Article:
In today’s Research News article “Mindfulness on-the-go: Effects of a mindfulness meditation app on work stress and well-being.” (See summary below or view the full text of the study at: https://www.ncbi.nlm.nih.gov/pmc/articles/PMC6215525/), Bostock and colleagues recruited healthy adults in the workplace and randomly assigned them to either a wait-list control condition or to 45 days of daily mindfulness training with the “Headspace” app for their smartphones. They were measured before and after the intervention and 8 weeks later for blood pressure and daily well-being at 5 different times during the day, psychological well-being, anxiety, depression, job strain, job status, workplace social support, and mindfulness.
They found that in comparison to baseline and the wait-list controls the participants who used the mindfulness training app had significantly higher levels of psychological well-being, daily positive emotions, and workplace social support and significantly lower levels of blood pressure, anxiety, depression, and job strain. They found that these benefits only occurred in participants who completed 10 or more practice sessions. Most of these improvements were maintained at the 8-week follow-up.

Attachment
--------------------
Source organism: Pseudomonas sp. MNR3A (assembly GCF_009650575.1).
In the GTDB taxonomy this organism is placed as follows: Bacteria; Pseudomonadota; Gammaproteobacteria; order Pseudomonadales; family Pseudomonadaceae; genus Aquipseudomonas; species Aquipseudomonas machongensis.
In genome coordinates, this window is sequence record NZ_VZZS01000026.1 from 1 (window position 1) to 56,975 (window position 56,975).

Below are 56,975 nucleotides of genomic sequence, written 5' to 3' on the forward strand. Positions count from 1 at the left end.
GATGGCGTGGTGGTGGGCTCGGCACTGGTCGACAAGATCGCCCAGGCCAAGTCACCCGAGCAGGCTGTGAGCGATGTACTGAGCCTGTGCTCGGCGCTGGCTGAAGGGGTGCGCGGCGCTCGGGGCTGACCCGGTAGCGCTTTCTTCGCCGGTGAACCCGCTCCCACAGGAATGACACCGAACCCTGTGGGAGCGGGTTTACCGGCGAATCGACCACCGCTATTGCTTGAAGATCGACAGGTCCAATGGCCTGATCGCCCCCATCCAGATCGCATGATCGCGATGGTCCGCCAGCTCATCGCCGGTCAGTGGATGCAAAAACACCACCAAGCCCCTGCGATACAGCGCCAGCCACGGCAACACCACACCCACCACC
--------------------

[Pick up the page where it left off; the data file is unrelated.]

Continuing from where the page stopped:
The research design contained a control condition but the condition was not active. This leaves open the possibility of placebo effects, demand characteristics, and experimenter bias. Employees that used the app less than 10 times, however, could be seen as an active control and they did not show improvements. Nevertheless, the results suggest that using a mindfulness training smartphone app can improve the psychological well-being of employees in the workplace. Since they can receive the training at their own convenience and schedule, it is especially applicable to busy real-world work environments. The low cost of this training suggests that it can be used over large numbers of employees, at diverse locations.
So, improve psychological well-being at work with a mindfulness app.